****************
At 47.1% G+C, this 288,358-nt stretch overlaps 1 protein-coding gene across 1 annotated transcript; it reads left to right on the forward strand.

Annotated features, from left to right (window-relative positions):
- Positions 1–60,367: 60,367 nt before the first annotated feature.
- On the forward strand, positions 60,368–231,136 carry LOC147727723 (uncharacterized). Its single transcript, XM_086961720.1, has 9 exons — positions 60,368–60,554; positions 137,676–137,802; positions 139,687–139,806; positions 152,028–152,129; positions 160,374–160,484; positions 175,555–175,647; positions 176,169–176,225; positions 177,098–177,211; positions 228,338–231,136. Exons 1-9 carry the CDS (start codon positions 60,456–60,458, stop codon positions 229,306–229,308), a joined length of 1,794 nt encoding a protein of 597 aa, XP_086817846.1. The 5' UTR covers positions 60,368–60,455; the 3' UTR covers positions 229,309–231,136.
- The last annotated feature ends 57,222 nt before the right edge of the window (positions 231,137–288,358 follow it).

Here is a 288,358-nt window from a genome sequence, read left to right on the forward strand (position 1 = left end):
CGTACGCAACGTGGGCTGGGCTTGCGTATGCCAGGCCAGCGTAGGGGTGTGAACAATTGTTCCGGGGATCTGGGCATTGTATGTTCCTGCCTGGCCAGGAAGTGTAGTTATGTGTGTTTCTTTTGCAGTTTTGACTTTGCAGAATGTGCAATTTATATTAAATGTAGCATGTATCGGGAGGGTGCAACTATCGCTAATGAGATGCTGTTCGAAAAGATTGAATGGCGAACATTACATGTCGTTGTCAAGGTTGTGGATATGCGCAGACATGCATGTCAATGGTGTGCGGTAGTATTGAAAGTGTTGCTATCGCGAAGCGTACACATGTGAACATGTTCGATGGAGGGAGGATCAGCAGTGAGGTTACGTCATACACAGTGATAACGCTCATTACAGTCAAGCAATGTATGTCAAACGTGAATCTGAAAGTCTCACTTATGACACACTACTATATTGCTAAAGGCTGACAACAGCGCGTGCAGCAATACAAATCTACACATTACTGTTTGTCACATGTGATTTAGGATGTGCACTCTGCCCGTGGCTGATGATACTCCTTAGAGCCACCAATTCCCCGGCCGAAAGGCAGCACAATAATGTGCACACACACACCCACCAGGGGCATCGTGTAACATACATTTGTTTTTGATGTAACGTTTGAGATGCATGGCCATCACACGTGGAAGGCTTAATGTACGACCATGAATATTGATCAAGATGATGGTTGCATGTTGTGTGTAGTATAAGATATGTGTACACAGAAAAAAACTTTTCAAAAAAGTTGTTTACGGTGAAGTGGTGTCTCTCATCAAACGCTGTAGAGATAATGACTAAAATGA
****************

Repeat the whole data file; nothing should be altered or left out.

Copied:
At 47.1% G+C, this 288,358-nt stretch overlaps 1 protein-coding gene across 1 annotated transcript; it reads left to right on the forward strand.

Annotated features, from left to right (window-relative positions):
- Positions 1–60,367: 60,367 nt before the first annotated feature.
- On the forward strand, positions 60,368–231,136 carry LOC147727723 (uncharacterized). Its single transcript, XM_086961720.1, has 9 exons — positions 60,368–60,554; positions 137,676–137,802; positions 139,687–139,806; positions 152,028–152,129; positions 160,374–160,484; positions 175,555–175,647; positions 176,169–176,225; positions 177,098–177,211; positions 228,338–231,136. Exons 1-9 carry the CDS (start codon positions 60,456–60,458, stop codon positions 229,306–229,308), a joined length of 1,794 nt encoding a protein of 597 aa, XP_086817846.1. The 5' UTR covers positions 60,368–60,455; the 3' UTR covers positions 229,309–231,136.
- The last annotated feature ends 57,222 nt before the right edge of the window (positions 231,137–288,358 follow it).

Here is a 288,358-nt window from a genome sequence, read left to right on the forward strand (position 1 = left end):
CGTACGCAACGTGGGCTGGGCTTGCGTATGCCAGGCCAGCGTAGGGGTGTGAACAATTGTTCCGGGGATCTGGGCATTGTATGTTCCTGCCTGGCCAGGAAGTGTAGTTATGTGTGTTTCTTTTGCAGTTTTGACTTTGCAGAATGTGCAATTTATATTAAATGTAGCATGTATCGGGAGGGTGCAACTATCGCTAATGAGATGCTGTTCGAAAAGATTGAATGGCGAACATTACATGTCGTTGTCAAGGTTGTGGATATGCGCAGACATGCATGTCAATGGTGTGCGGTAGTATTGAAAGTGTTGCTATCGCGAAGCGTACACATGTGAACATGTTCGATGGAGGGAGGATCAGCAGTGAGGTTACGTCATACACAGTGATAACGCTCATTACAGTCAAGCAATGTATGTCAAACGTGAATCTGAAAGTCTCACTTATGACACACTACTATATTGCTAAAGGCTGACAACAGCGCGTGCAGCAATACAAATCTACACATTACTGTTTGTCACATGTGATTTAGGATGTGCACTCTGCCCGTGGCTGATGATACTCCTTAGAGCCACCAATTCCCCGGCCGAAAGGCAGCACAATAATGTGCACACACACACCCACCAGGGGCATCGTGTAACATACATTTGTTTTTGATGTAACGTTTGAGATGCATGGCCATCACACGTGGAAGGCTTAATGTACGACCATGAATATTGATCAAGATGATGGTTGCATGTTGTGTGTAGTATAAGATATGTGTACACAGAAAAAAACTTTTCAAAAAAGTTGTTTACGGTGAAGTGGTGTCTCTCATCAAACGCTGTAGAGATAATGACTAAAATGA